Cover image for Prosecuting war crimes and genocide : the twentieth-century experience
Prosecuting war crimes and genocide : the twentieth-century experience
Ball, Howard, 1937-
Personal Author:
Publication Information:
Lawrence : University Press of Kansas, [1999]

Physical Description:
x, 288 pages : illustrations ; 24 cm
Format :


Call Number
Material Type
Home Location
Item Holds
KZ6310 .B35 1999 Adult Non-Fiction Non-Fiction Area

On Order



The "ethnic cleansing" that has gripped the Balkans for much of this decade is but another chapter in the long history of man's inhumanity to man. Hopeful but unflinching in the face of such realities, Howard Ball's book focuses on international efforts to punish perpetrators of genocide and other war crimes. Combining history, politics, and critical analysis, he revisits the killing fields of Cambodia, documents the three-month Hutu "machete genocide" of about 800,000 Tutsi villagers in Rwanda, and casts recent headlines from Kosovo in the light of these other conflicts.

Beginning with the 1899 Geneva Accords and the Armenian genocide of World War I, Ball traces efforts to create an institution to judge, punish, and ultimately deter such atrocities-particularly since World War II, since which there have been fourteen cases of genocide. He shows how international military tribunals in Nuremberg and Tokyo set important precedents for international criminal justice, tells what the international community learned from its failure to stop Pol Pot in Cambodia, and describes the ad hoc tribunals convened to address genocide in the Balkans and Rwanda. He then focuses on the establishment of the International Criminal Court with the Treaty of Rome in 1998 and assesses its probable future.

The book also analyzes the reluctance of the United States to sanction the ICC, tracing longstanding U.S. reluctance to grant criminal justice jurisdiction to an international prosecutor. Ball examines questions of national sovereignty versus international law and reminds us that although most Americans consider such horrors to be problems of other countries, these are in fact countries in which many of our own citizens have their roots.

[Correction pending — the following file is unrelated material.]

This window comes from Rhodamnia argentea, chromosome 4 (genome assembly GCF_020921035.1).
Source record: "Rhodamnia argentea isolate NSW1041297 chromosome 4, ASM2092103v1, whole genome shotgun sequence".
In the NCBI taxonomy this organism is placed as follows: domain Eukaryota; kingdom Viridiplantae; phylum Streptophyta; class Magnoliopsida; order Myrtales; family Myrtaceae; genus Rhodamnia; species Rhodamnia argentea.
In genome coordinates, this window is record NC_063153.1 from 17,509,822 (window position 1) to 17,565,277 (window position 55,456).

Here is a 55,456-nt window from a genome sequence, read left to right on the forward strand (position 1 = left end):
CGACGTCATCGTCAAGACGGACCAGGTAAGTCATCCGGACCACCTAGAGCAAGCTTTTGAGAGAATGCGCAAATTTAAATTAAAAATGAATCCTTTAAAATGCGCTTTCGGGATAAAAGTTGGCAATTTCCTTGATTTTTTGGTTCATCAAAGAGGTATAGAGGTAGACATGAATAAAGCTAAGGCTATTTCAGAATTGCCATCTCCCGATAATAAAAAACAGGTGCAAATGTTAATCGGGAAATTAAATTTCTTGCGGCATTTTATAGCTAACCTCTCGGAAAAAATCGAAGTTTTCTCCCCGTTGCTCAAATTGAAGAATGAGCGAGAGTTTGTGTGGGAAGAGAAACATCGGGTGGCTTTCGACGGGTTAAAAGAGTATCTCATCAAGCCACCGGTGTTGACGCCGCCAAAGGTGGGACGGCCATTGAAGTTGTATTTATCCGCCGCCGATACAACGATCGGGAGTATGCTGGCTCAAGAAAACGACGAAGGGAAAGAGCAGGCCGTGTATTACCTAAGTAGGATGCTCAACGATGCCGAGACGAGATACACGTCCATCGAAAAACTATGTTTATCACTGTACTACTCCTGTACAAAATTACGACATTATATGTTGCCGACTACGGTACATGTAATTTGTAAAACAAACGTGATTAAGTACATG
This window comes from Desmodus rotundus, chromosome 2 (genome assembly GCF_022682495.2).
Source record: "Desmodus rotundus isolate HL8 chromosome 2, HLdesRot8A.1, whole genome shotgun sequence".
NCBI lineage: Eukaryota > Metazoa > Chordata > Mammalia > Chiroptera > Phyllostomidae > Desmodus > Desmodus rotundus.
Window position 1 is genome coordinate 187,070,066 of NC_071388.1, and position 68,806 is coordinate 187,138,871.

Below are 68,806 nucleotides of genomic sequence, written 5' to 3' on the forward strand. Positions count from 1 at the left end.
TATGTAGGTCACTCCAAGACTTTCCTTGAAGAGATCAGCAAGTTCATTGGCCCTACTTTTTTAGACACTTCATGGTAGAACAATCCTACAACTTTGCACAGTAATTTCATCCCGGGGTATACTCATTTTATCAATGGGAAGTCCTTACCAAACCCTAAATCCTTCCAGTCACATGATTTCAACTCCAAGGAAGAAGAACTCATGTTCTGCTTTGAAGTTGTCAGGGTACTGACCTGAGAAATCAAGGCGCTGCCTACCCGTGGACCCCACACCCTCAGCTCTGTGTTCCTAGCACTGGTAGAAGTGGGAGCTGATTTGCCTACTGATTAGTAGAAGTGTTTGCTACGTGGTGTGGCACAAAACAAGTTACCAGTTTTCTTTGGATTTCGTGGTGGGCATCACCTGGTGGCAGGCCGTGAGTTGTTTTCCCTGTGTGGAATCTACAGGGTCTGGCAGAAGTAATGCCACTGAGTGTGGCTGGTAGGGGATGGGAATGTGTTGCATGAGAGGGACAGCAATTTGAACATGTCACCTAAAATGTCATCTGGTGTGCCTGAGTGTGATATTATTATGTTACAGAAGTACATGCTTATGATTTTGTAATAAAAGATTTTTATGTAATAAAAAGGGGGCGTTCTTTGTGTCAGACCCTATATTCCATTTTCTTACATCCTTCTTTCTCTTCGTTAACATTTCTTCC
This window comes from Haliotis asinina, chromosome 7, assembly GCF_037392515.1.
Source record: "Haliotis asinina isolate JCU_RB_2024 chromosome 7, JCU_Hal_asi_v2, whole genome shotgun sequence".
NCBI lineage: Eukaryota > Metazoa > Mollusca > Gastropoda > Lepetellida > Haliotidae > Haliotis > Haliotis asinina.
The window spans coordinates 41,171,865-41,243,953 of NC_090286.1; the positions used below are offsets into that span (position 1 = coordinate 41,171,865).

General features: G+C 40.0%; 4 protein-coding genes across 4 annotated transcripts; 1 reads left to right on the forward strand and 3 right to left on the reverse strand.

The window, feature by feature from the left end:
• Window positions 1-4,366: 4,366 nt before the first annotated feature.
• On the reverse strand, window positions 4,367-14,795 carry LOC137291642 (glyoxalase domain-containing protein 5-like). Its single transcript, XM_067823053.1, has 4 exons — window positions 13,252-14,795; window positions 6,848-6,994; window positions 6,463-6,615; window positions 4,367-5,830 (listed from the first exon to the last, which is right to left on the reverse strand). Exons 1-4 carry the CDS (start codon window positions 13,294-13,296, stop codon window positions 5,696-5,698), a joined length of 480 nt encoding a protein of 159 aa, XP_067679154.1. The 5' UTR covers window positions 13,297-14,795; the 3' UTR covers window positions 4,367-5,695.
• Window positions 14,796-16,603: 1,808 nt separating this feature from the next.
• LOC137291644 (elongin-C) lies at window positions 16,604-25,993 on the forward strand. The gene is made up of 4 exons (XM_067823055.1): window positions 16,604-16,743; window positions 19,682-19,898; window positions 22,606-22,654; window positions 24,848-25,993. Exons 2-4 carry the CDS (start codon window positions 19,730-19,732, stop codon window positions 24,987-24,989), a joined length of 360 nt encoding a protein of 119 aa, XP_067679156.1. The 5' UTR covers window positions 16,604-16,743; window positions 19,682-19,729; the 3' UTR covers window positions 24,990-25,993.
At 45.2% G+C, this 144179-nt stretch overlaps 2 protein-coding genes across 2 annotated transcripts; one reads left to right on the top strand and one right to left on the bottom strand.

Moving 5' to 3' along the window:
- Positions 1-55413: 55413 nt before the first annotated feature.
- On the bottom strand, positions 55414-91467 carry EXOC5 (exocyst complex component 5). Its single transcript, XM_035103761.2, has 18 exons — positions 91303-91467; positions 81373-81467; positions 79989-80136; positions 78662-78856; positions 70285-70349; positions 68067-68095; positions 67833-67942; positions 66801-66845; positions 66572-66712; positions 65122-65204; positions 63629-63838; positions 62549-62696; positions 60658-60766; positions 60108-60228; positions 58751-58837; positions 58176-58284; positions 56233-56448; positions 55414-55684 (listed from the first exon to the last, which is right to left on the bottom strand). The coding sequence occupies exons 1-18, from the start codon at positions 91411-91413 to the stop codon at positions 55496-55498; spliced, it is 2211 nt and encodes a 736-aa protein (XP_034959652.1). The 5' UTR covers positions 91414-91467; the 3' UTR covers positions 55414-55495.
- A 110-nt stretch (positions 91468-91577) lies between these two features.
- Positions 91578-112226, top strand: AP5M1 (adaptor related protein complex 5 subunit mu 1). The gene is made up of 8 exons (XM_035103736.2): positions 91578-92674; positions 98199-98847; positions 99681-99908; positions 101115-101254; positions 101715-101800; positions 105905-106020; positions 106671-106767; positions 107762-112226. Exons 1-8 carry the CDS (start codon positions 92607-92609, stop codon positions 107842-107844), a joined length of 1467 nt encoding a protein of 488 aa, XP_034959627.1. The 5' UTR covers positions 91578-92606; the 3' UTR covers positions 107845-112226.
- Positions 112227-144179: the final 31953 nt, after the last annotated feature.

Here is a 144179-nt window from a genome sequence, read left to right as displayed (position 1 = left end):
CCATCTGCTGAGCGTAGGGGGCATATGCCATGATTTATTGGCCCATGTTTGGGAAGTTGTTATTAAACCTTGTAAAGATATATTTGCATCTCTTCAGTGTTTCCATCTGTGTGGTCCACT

With its unique focus on the ICC, Prosecuting War Crimes and Genocide is a work of both synthesis and advocacy that combines history and current events to make us more aware of the racist fervor with which these brutalities are carried out, more alert to the euphemisms in which they are cloaked. It forces us to ask not only whether the killing will stop, but whether humanity can prevent future genocides.

Reviews 1

Choice Review

This study examines major 20th-century efforts to punish perpetrators of genocide and other major war crimes. Ball (Univ. of Vermont) argues that governments must not tolerate impunity since a lasting peace can be achieved only if injustice is punished. States should of course prosecute their own officials for genocide, torture, and other international crimes, but global society should also do so through international tribunals such as the International Criminal Tribunal for the Former Yugoslavia. Ball explores five case studies on genocide and war crimes: European war crimes of World War II (the Nuremberg Tribunal), Asian war crimes of World War II (the Tokyo Tribunal), the 1975-79 Cambodian genocide by the Khmer Rouge, the genocide and war crimes of the 1992-95 Balkans War, and the 1994 Rwanda genocide. The book's last two chapters examine the proposed international criminal court (the 1998 ICC Rome Convention) and assess potential problems and prospects of a more developed international criminal regime. Although this study offers a timely and informative overview of major war crimes and the efforts to prosecute them, it is less effective in explaining how a more robust international criminal system can be institutionalized in the existing anarchic international system. General readers through faculty. M. Amstutz; Wheaton College